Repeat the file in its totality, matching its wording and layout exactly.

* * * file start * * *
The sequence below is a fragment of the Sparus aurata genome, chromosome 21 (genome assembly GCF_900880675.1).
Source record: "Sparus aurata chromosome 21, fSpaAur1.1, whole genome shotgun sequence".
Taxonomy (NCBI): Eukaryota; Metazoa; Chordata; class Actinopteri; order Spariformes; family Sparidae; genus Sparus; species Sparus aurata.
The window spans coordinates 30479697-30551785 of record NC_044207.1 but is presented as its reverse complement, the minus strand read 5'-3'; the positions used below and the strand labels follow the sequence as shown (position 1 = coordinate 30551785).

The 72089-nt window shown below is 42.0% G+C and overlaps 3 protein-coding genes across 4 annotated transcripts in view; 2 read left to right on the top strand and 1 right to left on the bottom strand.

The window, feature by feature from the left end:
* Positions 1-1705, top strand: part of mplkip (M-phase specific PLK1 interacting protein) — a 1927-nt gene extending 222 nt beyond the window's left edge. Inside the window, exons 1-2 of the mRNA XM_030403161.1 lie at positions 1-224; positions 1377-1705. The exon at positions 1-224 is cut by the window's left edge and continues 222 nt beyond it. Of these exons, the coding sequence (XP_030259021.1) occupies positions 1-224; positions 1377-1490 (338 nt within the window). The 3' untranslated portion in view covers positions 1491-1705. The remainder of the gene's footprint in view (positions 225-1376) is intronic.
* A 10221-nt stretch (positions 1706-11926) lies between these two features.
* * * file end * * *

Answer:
The sequence below is a fragment of the Sparus aurata genome, chromosome 21 (genome assembly GCF_900880675.1).
Source record: "Sparus aurata chromosome 21, fSpaAur1.1, whole genome shotgun sequence".
Taxonomy (NCBI): Eukaryota; Metazoa; Chordata; class Actinopteri; order Spariformes; family Sparidae; genus Sparus; species Sparus aurata.
The window spans coordinates 30479697-30551785 of record NC_044207.1 but is presented as its reverse complement, the minus strand read 5'-3'; the positions used below and the strand labels follow the sequence as shown (position 1 = coordinate 30551785).

The 72089-nt window shown below is 42.0% G+C and overlaps 3 protein-coding genes across 4 annotated transcripts in view; 2 read left to right on the top strand and 1 right to left on the bottom strand.

The window, feature by feature from the left end:
* Positions 1-1705, top strand: part of mplkip (M-phase specific PLK1 interacting protein) — a 1927-nt gene extending 222 nt beyond the window's left edge. Inside the window, exons 1-2 of the mRNA XM_030403161.1 lie at positions 1-224; positions 1377-1705. The exon at positions 1-224 is cut by the window's left edge and continues 222 nt beyond it. Of these exons, the coding sequence (XP_030259021.1) occupies positions 1-224; positions 1377-1490 (338 nt within the window). The 3' untranslated portion in view covers positions 1491-1705. The remainder of the gene's footprint in view (positions 225-1376) is intronic.
* A 10221-nt stretch (positions 1706-11926) lies between these two features.